New Zealand Army personnel return to core duty as soldiers after two years of helping fight the Covid-19 pandemic.
The army is conducting its first major exercise this week in Manawatū since the completion of Operation Protect, the armed forces’ response to Covid-19.
Exercise Torokiki is held at Linton Military Camp and Raumai Range west of Bulls in Rangitīkei. It is a milestone in the army’s five-year regeneration plan.
Soldiers work on core combat skills, junior leadership, and mental and physical challenges for personnel.
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The commander of the land component, Colonel Duncan Roy, said about 1,000 soldiers from across the country took part.
“We have come to spend some time together today in a challenging environment where we can connect, [and] go back to the core business of soldiers.
“[It’s] really focused on the individual and junior level, so we work in sections, groups of 10 and there’s just a lot of different activities to give our people those experience points of difference that come with being in the military.
As part of Operation Protect, many soldiers were away from their usual duties and instead involved in running managed isolation and quarantine facilities.
“We were busy in the hotels for the MIQ facilities and were happy to do so. That’s what the government wanted and the nation needed.
“It’s great to be able to put that behind us and refocus and look at the core business of being a soldier and get back into that.
“We are a fairly young organization with people coming through.
“A few of the people who joined in the last two years haven’t had this opportunity, so it’s exciting and a lot of fun to be able to do this.”
Before Covid-19, the military wouldn’t do exercises on this scale, but Roy said they wanted everyone to make a statement and have this as the basis for more complex training next year.
Next year, military personnel will undergo specialist training on issues such as logistics, signals or combat.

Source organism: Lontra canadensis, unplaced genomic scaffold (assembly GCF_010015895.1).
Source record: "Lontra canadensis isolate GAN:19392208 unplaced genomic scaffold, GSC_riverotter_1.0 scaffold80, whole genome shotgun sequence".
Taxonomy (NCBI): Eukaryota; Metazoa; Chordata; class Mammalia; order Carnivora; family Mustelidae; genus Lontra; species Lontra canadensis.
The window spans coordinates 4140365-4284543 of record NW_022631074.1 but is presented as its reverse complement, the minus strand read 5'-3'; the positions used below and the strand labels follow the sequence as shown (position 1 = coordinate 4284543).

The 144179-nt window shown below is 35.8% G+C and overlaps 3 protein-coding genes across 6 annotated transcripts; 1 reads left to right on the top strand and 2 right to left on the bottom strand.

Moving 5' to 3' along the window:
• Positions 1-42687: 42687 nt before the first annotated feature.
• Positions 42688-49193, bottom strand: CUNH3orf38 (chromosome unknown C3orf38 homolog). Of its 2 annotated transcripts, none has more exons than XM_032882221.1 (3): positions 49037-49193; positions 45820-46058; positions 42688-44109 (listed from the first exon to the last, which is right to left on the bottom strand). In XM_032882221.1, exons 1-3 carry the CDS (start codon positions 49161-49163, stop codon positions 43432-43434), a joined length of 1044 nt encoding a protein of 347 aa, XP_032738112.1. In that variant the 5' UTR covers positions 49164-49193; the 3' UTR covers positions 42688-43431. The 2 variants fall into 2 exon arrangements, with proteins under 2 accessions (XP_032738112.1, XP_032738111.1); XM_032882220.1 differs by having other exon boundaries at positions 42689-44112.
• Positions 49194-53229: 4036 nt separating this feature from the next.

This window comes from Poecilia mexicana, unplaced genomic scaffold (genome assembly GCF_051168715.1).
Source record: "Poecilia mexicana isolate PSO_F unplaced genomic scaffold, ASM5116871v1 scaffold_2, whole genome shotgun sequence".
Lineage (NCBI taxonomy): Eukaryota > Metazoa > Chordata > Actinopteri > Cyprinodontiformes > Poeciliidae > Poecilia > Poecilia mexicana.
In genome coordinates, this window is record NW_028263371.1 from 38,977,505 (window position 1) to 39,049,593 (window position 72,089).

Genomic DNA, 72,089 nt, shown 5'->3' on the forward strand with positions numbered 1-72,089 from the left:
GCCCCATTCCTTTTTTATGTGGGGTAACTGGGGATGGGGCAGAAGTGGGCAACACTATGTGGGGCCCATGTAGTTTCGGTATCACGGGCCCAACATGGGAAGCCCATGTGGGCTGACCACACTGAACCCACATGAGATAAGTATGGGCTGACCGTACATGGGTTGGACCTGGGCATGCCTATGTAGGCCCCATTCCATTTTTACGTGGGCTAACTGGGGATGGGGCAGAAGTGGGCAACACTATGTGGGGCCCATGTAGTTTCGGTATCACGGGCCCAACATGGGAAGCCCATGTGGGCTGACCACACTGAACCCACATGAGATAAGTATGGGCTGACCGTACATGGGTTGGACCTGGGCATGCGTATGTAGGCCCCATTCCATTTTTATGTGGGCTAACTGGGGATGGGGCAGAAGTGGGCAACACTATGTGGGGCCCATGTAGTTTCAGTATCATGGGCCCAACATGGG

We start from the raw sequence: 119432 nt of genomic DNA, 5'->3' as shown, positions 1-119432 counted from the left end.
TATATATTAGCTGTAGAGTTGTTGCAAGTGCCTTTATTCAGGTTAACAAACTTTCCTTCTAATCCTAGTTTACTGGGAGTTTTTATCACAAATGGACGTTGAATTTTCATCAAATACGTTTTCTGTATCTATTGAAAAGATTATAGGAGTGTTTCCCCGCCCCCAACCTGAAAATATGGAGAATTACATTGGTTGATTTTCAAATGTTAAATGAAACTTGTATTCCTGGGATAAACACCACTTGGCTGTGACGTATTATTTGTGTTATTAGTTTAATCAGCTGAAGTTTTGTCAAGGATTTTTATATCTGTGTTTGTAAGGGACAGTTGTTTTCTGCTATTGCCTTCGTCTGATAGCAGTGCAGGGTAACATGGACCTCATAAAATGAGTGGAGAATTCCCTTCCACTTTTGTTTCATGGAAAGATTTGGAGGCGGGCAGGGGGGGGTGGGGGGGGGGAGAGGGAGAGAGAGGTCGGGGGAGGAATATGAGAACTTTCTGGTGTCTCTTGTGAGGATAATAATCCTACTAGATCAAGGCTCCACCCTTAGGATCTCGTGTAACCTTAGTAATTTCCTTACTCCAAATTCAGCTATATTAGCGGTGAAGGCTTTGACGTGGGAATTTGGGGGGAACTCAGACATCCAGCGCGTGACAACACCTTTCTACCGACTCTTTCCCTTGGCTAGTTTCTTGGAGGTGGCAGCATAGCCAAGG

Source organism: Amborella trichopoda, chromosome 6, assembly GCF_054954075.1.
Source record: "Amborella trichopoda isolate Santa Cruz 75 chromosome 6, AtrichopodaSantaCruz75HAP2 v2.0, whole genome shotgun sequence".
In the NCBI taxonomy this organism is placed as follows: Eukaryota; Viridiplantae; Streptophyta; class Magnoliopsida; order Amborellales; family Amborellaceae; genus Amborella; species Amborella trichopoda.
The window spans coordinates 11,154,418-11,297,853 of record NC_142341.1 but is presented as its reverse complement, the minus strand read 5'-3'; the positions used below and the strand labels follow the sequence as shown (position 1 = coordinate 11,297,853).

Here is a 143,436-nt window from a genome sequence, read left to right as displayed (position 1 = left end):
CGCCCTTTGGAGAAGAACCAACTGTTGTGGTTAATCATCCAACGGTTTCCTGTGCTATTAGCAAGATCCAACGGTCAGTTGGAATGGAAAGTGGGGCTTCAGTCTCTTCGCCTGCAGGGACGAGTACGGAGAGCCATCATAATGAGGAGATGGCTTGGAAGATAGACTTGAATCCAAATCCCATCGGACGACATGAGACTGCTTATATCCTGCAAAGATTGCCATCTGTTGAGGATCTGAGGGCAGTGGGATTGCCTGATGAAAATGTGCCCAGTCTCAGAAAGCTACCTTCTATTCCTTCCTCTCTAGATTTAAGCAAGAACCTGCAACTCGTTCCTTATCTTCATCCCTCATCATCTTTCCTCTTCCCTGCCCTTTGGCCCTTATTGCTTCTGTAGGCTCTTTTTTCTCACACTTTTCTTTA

The exercise was divided into five days, with different activities, and personnel were put to work with “good basic skills”, regardless of which corps they were in.
They also talked about the culture and ethos of the military.
Roy said he had heard many positive things from the soldiers about working together and participating in unique experiences.
“Whether it’s shooting at the shooting range at Raumai, whether it’s good soldiering like we’re seeing here, or some of the more unorthodox things we do, like setting up a tent underwater, some challenging things that are designed to really adjust those things. mental skills and teamwork.”
The training sessions include shooting sessions, medical training and going through an obstacle course.
There was a training simulation where soldiers went through shipping containers and fired at targets using a new form of electronic blanks, which came from a Norwegian company and were seen as a cheaper option than normal blanks.
At Raumai, they were engaged in live shooting and working with NH90 helicopters.
Sergeant Jack Colton was the instructor of the medical session, which he said was designed to refresh first aid skills and work as a team.
During the session, soldiers acted like wounded, complete with makeup to resemble bloody wounds and wailing loudly, and had to be treated.
The soldiers also learned how to apply a tourniquet to stop someone from bleeding.
During target practice at Linton’s firing range, soldiers trained to use Glock pistols and fire at a target from different distances and positions so that they would become reacquainted with the weapons.
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